Updated: Apr 1
This is an unedited extract from my forthcoming book entitled Enough! Healing from Patriarchy's Curse of Too Much and Not Enough.
It is easy and understandable to feel swamped by the enormity of the patriarchy monster. Left unchecked and unchallenged The System will continue to reside within our relationships with ourselves, our loved ones, family systems, work places, education system, health, bodies, economy, justice system, policing, medical establishment to name just a few places where patriarchy makes it self at home, often unquestioned, playing havoc with womxn’s sense of enoughness. Making a conscious choice to rest (not in front of Netflix but with sacred, uninterrupted time) may begin to work its magic by letting the inner voice of wisdom come through so you can become aware of the subtle and not so subtle influence of patriarchy’s favourite tropes; too much and not enough.
You will discover that throughout this book I will invite you to try the resting practice of Yoga Nidra. The cool thing about Yoga Nidra is that it is a triple header of yumminess; it is a practice to explore rest, a technique for deepening rest and the manifestation of a Goddess. Yep, you read that correctly! Yoga Nidra is a different kind of sleep. A space beyond the states of waking, dreaming and sleep where the body and mind rest, while consciousness remains awake. Taking time and space for rest is an essential aspect of taking care of ourselves and each other. Regular rest in deep relaxation or Yoga Nidra can help relieve stress and support healthy nervous system responses, which can alleviate the sympathetic nervous system from being ‘stuck’ in high alert. When the sympathetic nervous system is rather too active people may struggle to be still, be bothered by anxiety and feel unable to relax into rest. Regular rest can help to ‘calm and connect’ with body and mind, a welcome relief from overactive ‘fight or flight ’reactions. The impulse for fight for flight is appropriate when the body needs to evade an unexpected threat, but not so helpful for us if the adrenaline released by these protection reactions becomes the backdrop for daily life. Living under patriarchy can feel anything from mildly irritating to debilitatingly anxiety inducing. The more that we can coax body and mind into rest while letting our awareness remain calm yet awake, we give the nervous system an opportunity to recalibrate, and restore the inner sense of fullness otherwise known as enoughness.
I would bet money on the assertion that the more a person experiences deep rest, the level of clarity as to what needs to be let go of from life will increase.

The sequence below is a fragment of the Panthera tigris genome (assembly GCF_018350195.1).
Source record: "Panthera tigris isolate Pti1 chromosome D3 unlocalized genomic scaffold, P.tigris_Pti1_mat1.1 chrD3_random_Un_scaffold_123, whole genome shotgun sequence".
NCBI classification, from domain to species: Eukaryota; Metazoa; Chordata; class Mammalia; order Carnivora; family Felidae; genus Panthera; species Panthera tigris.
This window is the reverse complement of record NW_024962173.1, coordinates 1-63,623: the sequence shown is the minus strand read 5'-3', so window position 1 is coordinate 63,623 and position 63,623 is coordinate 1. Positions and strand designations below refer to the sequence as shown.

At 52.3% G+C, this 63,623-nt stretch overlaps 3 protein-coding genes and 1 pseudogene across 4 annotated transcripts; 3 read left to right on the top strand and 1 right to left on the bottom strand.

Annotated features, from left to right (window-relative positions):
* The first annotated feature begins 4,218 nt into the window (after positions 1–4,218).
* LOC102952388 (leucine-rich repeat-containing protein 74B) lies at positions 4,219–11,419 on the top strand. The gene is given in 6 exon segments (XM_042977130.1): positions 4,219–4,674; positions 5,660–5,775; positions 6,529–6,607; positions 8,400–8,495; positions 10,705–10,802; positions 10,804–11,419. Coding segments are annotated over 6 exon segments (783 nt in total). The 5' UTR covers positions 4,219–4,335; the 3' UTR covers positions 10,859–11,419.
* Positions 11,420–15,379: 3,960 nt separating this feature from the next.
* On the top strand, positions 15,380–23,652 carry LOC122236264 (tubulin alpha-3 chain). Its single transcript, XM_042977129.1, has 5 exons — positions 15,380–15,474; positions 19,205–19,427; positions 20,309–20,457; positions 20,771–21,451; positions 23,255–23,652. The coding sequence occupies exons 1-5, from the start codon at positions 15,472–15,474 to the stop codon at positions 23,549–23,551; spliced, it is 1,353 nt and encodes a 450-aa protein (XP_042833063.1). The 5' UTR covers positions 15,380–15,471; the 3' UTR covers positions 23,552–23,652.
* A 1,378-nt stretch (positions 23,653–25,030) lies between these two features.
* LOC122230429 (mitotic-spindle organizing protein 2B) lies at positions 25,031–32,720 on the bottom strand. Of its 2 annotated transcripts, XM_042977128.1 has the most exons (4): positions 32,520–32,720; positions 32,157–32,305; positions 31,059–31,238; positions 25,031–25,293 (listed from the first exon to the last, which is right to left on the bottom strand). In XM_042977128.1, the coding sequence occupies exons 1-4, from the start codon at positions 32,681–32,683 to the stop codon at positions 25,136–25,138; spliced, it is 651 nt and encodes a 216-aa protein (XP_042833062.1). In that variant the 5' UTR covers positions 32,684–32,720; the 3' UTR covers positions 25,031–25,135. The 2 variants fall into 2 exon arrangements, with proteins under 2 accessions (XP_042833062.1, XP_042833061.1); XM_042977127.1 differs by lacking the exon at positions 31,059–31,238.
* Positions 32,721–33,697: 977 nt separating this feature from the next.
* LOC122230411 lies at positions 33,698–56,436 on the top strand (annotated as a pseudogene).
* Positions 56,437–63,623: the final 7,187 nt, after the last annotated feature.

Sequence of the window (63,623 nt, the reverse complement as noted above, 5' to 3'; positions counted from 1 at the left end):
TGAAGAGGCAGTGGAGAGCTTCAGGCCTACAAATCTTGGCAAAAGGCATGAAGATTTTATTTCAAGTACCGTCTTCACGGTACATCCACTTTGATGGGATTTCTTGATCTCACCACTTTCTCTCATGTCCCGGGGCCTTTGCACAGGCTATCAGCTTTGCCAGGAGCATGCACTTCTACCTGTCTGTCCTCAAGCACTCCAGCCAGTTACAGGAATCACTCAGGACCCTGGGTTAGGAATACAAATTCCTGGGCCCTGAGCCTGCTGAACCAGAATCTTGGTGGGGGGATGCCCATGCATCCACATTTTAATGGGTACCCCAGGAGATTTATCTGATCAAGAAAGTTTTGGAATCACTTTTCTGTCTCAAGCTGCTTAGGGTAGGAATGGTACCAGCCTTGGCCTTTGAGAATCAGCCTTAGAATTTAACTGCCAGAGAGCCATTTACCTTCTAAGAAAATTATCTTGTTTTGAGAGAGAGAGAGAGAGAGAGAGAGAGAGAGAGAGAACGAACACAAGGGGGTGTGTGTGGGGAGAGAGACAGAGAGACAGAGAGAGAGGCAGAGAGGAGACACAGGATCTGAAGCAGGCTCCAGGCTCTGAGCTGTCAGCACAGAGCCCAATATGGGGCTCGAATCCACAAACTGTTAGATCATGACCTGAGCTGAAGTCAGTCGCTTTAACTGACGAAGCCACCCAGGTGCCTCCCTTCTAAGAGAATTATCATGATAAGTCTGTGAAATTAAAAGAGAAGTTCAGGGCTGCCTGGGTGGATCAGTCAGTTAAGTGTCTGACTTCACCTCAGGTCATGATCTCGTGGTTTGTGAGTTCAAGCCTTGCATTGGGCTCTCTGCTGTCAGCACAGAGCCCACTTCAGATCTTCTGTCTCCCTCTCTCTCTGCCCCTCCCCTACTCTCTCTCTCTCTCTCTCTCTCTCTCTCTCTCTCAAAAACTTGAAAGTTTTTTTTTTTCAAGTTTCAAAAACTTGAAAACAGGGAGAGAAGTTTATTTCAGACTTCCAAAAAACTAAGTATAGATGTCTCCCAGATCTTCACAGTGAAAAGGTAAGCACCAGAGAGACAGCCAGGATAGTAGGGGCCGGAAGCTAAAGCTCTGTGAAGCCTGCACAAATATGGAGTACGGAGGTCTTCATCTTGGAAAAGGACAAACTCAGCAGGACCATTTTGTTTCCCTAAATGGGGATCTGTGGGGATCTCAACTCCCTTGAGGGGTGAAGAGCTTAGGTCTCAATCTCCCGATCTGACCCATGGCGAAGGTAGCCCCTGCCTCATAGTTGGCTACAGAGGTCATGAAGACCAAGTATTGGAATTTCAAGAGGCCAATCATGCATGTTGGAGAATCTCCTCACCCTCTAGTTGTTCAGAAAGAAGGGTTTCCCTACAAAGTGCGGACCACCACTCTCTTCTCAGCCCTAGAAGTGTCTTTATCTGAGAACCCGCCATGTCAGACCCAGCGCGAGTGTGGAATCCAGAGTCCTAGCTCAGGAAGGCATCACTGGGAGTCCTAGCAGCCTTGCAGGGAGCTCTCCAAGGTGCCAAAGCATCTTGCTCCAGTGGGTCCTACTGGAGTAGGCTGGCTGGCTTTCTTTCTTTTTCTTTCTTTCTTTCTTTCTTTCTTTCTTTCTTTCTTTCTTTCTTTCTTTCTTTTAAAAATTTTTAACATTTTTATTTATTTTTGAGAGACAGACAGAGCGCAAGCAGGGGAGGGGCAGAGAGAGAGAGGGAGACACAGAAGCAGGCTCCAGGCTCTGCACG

As a yoga teacher I like to play with the idea of Atman which was woven into Yogic philosophy from Hinduism. Atman is a Sanskrit word that means the inner self or spirit. Throughout life we build up layers of personality, defence mechanisms, beliefs, coping strategies along with ancestral pain inherited from the lineage we are born in to. Some beliefs and strategies are helpful for our success or survival, others are not. A belief of mine is: I am too much because I am emotional kind of person, so it is best to try to supress how I really feel to keep myself palatable for others. Generally, this belief and coping strategy world work for a while until my nervous system would get overtaxed, trying to keep up the appearance of looking like I always had my shit together. I would bottle up important things like tears and so-called negative emotions (also known as low vibration emotions within the spiritual community) because when I was a child, I rationalised that people get annoyed by tears. We all have our own versions of these beliefs and behaviours which our egos concoct to keep us safe from real or perceived threats such as social ostracization or abandonment. Our ingrained beliefs and behaviours get layered on top of Atman. Atman remains but we have less chance of hearing our own true voice of wisdom because Atman is squashed under our beliefs that are all too often influenced by the curse of too much and/or not enough.
Rest gives the thinking and logical parts of the brain, which reside in the frontal cortexes, a much-needed break from its myriad tasks which include behaviour regulation and self-control. Simultaneously, resting the body also signals to the older parts of our brain that they need not alert the Autonomic Nervous system for an episode of fight, flight or freeze. These three Fs are to be reserved for when we need to make a quick getaway, defend ourselves or for when the nervous system perceives that it would be safer for us to freeze and do nothing rather than try to fight or flee. It is the Sympathetic Nervous System (SNS), part of the Autonomic Nervous System, which generates these appropriate and lifesaving reactions, especially if a person finds themselves under extreme duress, danger or trauma inducing events. Thankfully humans have evolved to keep these essential functions because the Three Fs are needed for survival. However, the SNS can get ‘stuck’ in activation mode resulting in a person feeling edgy, anxious, nervous and sometimes struggling to navigate interpersonal relationships because the brain may be both scanning for danger and misinterpreting difficult yet harmless situations as real cause for fight, flight or freeze. The ‘stuckness’ of the SNS is often as a result of trauma triggered in a one-off event such as traffic accident, an act of physical or psychological violence, hate crime, hospitalisation during Covid meaning being separated from loved ones, or an unexpected end of a relationship including grief from a break up and/or bereavement. Over a couple of months, the overly alert state of the taxed nervous system may begin to ease as the person takes care of themselves by resting and seeking professional help to cope with what they have endured.